October 9, 2012

This past Sunday over 1600 clergy participated with their churches in  what has been called "Pulpit Freedom Sunday." This was not the first time this has taken place, but it will go down as the one making the most impact.

These 1600 plus churches were acting in defiance of the Internal Revenue Service (IRS) and endorsing political candidates from the pulpit.  In 1954 the tax code was amended to say that tax-exempt organizations– like churches– are prohibited from making political endorsements, but many are apparently done being silent.

Pastors nationwide preached sermons that analyzed the positions of various political candidates—an exercise in free speech that violates the flawed IRS rule known as the Johnson Amendment.

This Amendment was added to the tax code as a result of the political machinations of future President Lyndon B. Johnson who was running for reelection to the United States Senate. One scholar who studied this extensively concluded that the Johnson Amendment "is not rooted in constitutional provisions for separation of church and state…. Johnson was not trying to address any constitutional issue related to separation of church and state; and he did not offer the amendment because of anything that churches had done."

But since its passage in 1954, the Johnson Amendment has been applied to prohibit what a pastor says from the pulpit concerning candidates who are running for elective office. This means that under current IRS regulations, a pastor cannot say anything from the pulpit that may constitute support for – or opposition to – a political candidate.

The goal of Pulpit Freedom Sunday was to create a court case that will challenge the constitutionality of the rule in court.

But objectors—such as Bloomberg View, as just one example—have made several fundamental errors in their assertion that this is really just all a taxation issue that has nothing to do with free speech.

That editorial admits, “The line between religious belief and political action is often indistinct,” but then states that “pastors demanding government tax preferences for political crusades have clearly crossed it.”

But pastors who participate in Pulpit Freedom Sunday are not engaging in a “political crusade.” Instead, they are simply applying Scripture and theological doctrine to the positions held by the candidates running for office. Pastors have been applying scriptural teaching to circumstances facing their congregations for centuries. This is not “political” speech. Rather, it’s core religious expression from a spiritual leader to his congregants. That kind of expression is at the very center of the freedom of speech and religion protections in the First Amendment.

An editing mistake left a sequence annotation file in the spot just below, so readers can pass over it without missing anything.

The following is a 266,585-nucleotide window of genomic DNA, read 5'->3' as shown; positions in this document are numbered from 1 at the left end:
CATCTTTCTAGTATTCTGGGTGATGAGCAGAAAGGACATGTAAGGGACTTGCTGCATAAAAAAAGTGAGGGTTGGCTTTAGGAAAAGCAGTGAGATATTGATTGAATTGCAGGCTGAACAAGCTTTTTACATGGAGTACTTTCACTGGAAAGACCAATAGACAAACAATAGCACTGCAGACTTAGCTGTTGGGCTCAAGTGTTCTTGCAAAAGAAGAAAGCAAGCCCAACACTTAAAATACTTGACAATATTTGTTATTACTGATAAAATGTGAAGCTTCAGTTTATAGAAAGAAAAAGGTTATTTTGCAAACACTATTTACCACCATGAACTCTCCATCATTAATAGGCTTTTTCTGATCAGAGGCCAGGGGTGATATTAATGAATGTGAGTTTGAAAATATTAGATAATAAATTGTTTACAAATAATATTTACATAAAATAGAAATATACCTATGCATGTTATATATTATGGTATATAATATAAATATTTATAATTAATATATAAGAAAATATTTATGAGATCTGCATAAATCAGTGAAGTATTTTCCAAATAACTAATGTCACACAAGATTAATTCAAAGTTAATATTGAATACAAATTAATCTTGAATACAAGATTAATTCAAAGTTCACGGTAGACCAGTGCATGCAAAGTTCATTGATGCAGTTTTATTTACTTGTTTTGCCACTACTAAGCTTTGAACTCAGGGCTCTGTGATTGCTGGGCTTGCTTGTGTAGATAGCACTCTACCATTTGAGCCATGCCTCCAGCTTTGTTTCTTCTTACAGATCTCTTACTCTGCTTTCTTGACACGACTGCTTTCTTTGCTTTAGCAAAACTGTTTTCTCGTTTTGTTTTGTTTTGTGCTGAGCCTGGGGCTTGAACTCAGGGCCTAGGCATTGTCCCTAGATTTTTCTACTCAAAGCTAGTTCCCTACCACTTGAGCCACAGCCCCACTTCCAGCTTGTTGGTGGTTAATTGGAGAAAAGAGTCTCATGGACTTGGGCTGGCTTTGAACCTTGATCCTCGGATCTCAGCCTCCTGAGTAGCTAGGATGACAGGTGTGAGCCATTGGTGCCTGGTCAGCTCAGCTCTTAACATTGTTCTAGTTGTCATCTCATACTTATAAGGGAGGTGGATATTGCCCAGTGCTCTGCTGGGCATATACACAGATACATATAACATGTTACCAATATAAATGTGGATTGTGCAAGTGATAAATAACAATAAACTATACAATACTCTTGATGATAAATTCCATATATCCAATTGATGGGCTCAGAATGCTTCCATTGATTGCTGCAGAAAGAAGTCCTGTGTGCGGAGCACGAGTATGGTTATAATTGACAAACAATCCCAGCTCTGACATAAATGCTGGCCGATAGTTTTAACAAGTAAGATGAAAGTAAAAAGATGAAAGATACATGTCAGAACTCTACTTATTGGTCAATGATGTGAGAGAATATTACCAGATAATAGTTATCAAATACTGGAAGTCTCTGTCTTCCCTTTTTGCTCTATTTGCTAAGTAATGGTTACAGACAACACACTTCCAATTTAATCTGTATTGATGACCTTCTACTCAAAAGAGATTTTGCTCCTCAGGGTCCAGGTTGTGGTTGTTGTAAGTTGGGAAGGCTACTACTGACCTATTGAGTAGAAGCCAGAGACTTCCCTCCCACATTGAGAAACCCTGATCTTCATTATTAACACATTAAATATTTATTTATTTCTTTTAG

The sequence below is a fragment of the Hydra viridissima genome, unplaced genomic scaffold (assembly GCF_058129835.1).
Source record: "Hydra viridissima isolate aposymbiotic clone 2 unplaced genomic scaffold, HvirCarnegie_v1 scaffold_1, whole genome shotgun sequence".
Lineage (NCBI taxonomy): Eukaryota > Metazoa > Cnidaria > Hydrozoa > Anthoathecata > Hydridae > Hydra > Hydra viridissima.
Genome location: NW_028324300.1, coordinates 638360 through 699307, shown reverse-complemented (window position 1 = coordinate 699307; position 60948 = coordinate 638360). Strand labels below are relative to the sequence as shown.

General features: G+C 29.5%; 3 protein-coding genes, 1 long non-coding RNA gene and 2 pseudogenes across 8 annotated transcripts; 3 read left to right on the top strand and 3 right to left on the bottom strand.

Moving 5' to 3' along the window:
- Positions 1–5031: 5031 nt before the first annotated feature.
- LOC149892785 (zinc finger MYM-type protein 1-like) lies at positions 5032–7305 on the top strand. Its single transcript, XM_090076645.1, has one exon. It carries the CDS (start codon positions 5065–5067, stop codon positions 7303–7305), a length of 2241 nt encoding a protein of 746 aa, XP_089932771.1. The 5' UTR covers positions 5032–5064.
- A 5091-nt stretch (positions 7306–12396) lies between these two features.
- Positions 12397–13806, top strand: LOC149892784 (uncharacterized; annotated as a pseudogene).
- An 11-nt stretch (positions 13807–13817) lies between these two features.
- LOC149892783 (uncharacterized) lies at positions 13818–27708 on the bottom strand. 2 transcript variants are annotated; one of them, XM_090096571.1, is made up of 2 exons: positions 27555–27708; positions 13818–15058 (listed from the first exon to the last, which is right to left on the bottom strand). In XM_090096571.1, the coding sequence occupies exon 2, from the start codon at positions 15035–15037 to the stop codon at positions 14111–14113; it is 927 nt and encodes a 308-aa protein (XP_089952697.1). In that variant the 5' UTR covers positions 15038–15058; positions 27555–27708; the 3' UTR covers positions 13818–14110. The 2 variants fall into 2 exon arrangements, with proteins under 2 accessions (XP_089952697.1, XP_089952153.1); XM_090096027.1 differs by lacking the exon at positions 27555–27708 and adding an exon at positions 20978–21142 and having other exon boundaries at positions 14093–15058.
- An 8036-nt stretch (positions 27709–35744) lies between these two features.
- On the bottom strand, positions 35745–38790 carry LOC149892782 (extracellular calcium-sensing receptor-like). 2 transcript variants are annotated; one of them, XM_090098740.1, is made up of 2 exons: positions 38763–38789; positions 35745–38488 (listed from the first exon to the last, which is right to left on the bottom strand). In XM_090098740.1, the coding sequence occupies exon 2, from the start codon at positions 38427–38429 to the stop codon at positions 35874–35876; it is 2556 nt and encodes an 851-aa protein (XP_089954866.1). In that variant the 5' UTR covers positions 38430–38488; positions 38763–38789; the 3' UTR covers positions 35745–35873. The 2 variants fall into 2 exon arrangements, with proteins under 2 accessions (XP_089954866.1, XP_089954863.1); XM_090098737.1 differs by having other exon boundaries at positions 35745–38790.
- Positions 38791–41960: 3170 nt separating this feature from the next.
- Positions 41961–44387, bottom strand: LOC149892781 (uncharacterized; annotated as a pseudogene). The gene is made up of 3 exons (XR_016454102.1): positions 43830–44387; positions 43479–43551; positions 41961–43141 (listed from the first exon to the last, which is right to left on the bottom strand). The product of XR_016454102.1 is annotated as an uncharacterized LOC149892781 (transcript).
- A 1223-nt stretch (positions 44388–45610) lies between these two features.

The real question is this: When has the government ever been allowed to condition any government-recognized status (such as tax-exempt status) on the surrender of a constitutionally protected freedom?

Those who so easily say, “If you want to exercise your right to free speech, just give up your tax-exempt status,” don’t see the obvious problem with that line of reasoning. Are they also prepared to say, “If you want to exercise your right to be free from unreasonable search and seizure, just give up your tax-exempt status” or “if you want to maintain your right against cruel and unusual punishment, just give up your tax-exempt status”?

Just as with those other rights, free speech is a constitutionally protected freedom, not a privilege that the government can grant or revoke while dangling the tax-exempt status of the speaker’s church over his head. That’s why the IRS rule against free speech for pastors should be struck down as unconstitutional.

Another straw-man claim that has been put forth is that Congress created the Johnson Amendment to ensure that churches don’t get a subsidy for political activity. First of all, as is well documented, this is not why Congress created the rule. Then-Senator Lyndon Johnson introduced the rule without debate and got it passed in 1954 with little notice as a means to silence non-profit groups that opposed his bid for re-election. Neither he nor Congress had any intention of applying the rule to churches to silence their religious speech, no matter how much groups like Americans United for Separation of Church and State and the Freedom From Religion Foundation would love for people to believe otherwise.